When I heard, there was a docuseries on iconic Latinx boy band Menudo in the works, I thought it’d be fun. You know, bright eighties outfits, cheesy dance routines, and synthesized beats. HBO’s “Menudo: Forever Young” has those things but they stand in stark contrast to harrowing tales of alleged child abuse, hidden in plain sight as the group sang and danced across the global stage.

Menudo’s musical legacy is important and the new series says as much with talking heads calling them “the first boy band” and explaining how Menudo’s manager/band leader Edgardo Díaz created a profit-generating model that would change the music industry. It was partly the products: records, concert tickets, merch, TV shows, and more. But it was also the marketing — this was a wholesome act, selling a non-threatening form of masculinity to teenage girls.

As “Menudo: Forever Young” makes clear, the boy bands that followed — New Kids on the Block, Boyz II Men, NSYNC, etc. — followed this pattern to much success. From a Latinx perspective, Menudo also showed that Spanish-language pop music could have a global audience, that our boys and young men could drive crowds like the Beatles, and that we have talent and artistry to share. Arguably, they helped lay the path for today’s Latinx music explosion with the docuseries even name-dropping Bad Bunny as someone who benefited.

And I’d love for that to be the extent of Menudo’s legacy, a positive tale of young Latinos making it at home and internationally. But as “Menudo: Forever Young” tells it, the story behind Menudo is anything but heartwarming. Instead, the docuseries recounts how band leader Edgardo Díaz and his associates allegedly abused the young members of Menudo over the course of the band’s many decades.

It’s important to remember how Menudo worked under Díaz’s control. There were always five members, all young boys. When they got “too old” (aka their voices started to change or they looked much older than 16), Díaz and his team replaced them. This structure allowed the band to keep going for as long as it was profitable and it made its members disposable. New “Menudos” came in on the losing side of a big power differential — they were usually underprivileged kids, joining an established global sensation. They were hardly in a place to bargain for more money or more protection.

Through interviews with a host of former members, “Menudo: Forever Young” recounts all types of alleged abuse — financial, emotional, physical, and sexual, including rape. The “Menudos” interviewed speak to differing experiences, with some noting how other boys had it much worse. None of the former group members deny the abuse allegations in the docuseries and Díaz refused to be interviewed for the project. In 1991 — the year the allegations were made — producer Edgardo Diaz who was accused of sexual abuse by multiple Menudo members, denied the allegations on the popular talk show by Cristina Saralegui, “El Show De Cristina.”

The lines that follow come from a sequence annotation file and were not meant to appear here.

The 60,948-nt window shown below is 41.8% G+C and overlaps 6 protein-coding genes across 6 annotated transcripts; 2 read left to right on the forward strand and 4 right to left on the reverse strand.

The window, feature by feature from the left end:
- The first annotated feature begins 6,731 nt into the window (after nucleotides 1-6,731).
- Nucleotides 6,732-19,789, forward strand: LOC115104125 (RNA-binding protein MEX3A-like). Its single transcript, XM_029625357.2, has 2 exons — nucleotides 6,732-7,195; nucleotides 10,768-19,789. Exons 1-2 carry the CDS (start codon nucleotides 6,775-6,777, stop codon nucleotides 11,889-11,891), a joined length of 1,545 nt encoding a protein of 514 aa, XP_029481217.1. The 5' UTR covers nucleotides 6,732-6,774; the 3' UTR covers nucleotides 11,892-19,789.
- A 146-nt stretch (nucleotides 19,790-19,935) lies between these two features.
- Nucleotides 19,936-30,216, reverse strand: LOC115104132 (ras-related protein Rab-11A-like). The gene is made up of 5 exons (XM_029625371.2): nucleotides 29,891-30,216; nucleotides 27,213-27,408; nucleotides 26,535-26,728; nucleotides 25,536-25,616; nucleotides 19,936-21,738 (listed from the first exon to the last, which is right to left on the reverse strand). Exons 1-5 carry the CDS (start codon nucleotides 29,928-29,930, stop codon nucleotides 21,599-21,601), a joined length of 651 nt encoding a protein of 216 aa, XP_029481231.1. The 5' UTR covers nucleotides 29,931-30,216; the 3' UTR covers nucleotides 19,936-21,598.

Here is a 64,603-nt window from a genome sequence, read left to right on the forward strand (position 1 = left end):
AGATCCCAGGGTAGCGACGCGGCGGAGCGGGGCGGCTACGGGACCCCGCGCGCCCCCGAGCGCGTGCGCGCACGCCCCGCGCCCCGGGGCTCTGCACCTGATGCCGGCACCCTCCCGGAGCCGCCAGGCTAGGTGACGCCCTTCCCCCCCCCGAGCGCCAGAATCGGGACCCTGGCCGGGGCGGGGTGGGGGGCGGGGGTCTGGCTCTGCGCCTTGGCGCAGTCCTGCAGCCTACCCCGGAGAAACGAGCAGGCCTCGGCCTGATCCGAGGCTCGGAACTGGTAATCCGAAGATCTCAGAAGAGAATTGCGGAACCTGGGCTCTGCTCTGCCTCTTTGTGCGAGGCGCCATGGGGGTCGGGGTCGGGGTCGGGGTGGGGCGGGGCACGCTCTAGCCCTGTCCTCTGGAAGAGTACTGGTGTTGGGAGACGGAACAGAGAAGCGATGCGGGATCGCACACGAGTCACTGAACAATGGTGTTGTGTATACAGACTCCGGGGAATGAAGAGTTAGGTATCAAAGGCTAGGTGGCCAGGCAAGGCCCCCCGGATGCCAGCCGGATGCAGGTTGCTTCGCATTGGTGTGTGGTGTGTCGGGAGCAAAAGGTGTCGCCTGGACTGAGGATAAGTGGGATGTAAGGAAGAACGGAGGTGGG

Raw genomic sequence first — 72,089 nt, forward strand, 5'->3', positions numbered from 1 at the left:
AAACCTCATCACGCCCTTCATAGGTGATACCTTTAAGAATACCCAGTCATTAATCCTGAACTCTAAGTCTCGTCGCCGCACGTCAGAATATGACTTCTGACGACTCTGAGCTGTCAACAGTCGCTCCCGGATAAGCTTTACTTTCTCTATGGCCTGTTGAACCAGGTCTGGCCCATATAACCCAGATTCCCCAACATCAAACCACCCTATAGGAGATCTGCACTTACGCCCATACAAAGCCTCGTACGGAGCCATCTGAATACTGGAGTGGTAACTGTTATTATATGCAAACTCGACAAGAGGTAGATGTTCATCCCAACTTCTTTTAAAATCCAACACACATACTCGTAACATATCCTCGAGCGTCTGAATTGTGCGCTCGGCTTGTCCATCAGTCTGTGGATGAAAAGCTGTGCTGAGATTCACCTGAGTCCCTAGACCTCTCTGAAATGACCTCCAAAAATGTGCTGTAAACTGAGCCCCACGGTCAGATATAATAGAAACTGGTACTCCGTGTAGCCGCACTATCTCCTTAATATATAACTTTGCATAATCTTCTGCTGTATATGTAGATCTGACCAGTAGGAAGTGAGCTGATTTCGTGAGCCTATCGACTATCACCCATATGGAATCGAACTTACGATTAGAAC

“Menudo: Forever Young” lays a damning case against Díaz and spotlights how the media responded at the time — largely taking Díaz’s side, depicting the boys who came forward as greedy and ungrateful liars. Although how they’d profit off of accusing Díaz and his circle is entirely unclear. The boys were allegedly silenced and shamed with at least one of the grown-ups who tried to support them being successfully prosecuted for defaming Díaz, who was never so much as investigated. Here, we see the toxic machismo that runs through our culture, shaming boys for coming forward with abuse allegations and allowing grown men with money to do as they please.

Since before #MeToo, we’ve been debating how (or if) to separate problematic artists from their art. This thorny question gets an extra prickle here. Who owns Menudo and its music — its former members or the man with the copyrights? “Menudo: Forever Young” argues Menudo belongs to all of us and particularly its on-stage stars who as grown men organized a reunion tour with a totally different behind-the-scenes atmosphere than the one they experienced as children. The docuseries is careful to protect the band’s legacy while arguing that the men who profited off the boys’ talents should be held accountable for their alleged abuses.

And that’s the paradox of Menudo. The music, the fandom, the boy stars — they all offer proof that Latino joy and love are universally appealing. But underneath this consumer experience of positive masculinity lies a toxic power structure fueled by Latino men that would negate the very humanity they’re selling. In the end, “Menudo: Forever Young” depicts the chasm between our masculine ideal and reality, calling for a re-evaluation of Menudo’s legacy and what it can teach us about who we are, who we were, and where we are going.

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